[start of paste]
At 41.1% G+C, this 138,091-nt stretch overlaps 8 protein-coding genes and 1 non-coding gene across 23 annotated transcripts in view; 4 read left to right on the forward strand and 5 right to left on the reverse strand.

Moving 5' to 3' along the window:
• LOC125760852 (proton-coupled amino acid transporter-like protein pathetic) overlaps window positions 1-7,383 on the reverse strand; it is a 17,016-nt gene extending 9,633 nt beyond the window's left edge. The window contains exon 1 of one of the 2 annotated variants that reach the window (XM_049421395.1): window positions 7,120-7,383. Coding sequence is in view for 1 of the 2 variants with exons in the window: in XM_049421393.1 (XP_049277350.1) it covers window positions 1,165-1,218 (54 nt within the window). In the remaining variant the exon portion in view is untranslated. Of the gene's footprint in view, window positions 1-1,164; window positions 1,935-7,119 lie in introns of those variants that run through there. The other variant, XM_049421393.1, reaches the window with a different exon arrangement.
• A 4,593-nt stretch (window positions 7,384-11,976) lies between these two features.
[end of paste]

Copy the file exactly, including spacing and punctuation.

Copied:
At 41.1% G+C, this 138,091-nt stretch overlaps 8 protein-coding genes and 1 non-coding gene across 23 annotated transcripts in view; 4 read left to right on the forward strand and 5 right to left on the reverse strand.

Moving 5' to 3' along the window:
• LOC125760852 (proton-coupled amino acid transporter-like protein pathetic) overlaps window positions 1-7,383 on the reverse strand; it is a 17,016-nt gene extending 9,633 nt beyond the window's left edge. The window contains exon 1 of one of the 2 annotated variants that reach the window (XM_049421395.1): window positions 7,120-7,383. Coding sequence is in view for 1 of the 2 variants with exons in the window: in XM_049421393.1 (XP_049277350.1) it covers window positions 1,165-1,218 (54 nt within the window). In the remaining variant the exon portion in view is untranslated. Of the gene's footprint in view, window positions 1-1,164; window positions 1,935-7,119 lie in introns of those variants that run through there. The other variant, XM_049421393.1, reaches the window with a different exon arrangement.
• A 4,593-nt stretch (window positions 7,384-11,976) lies between these two features.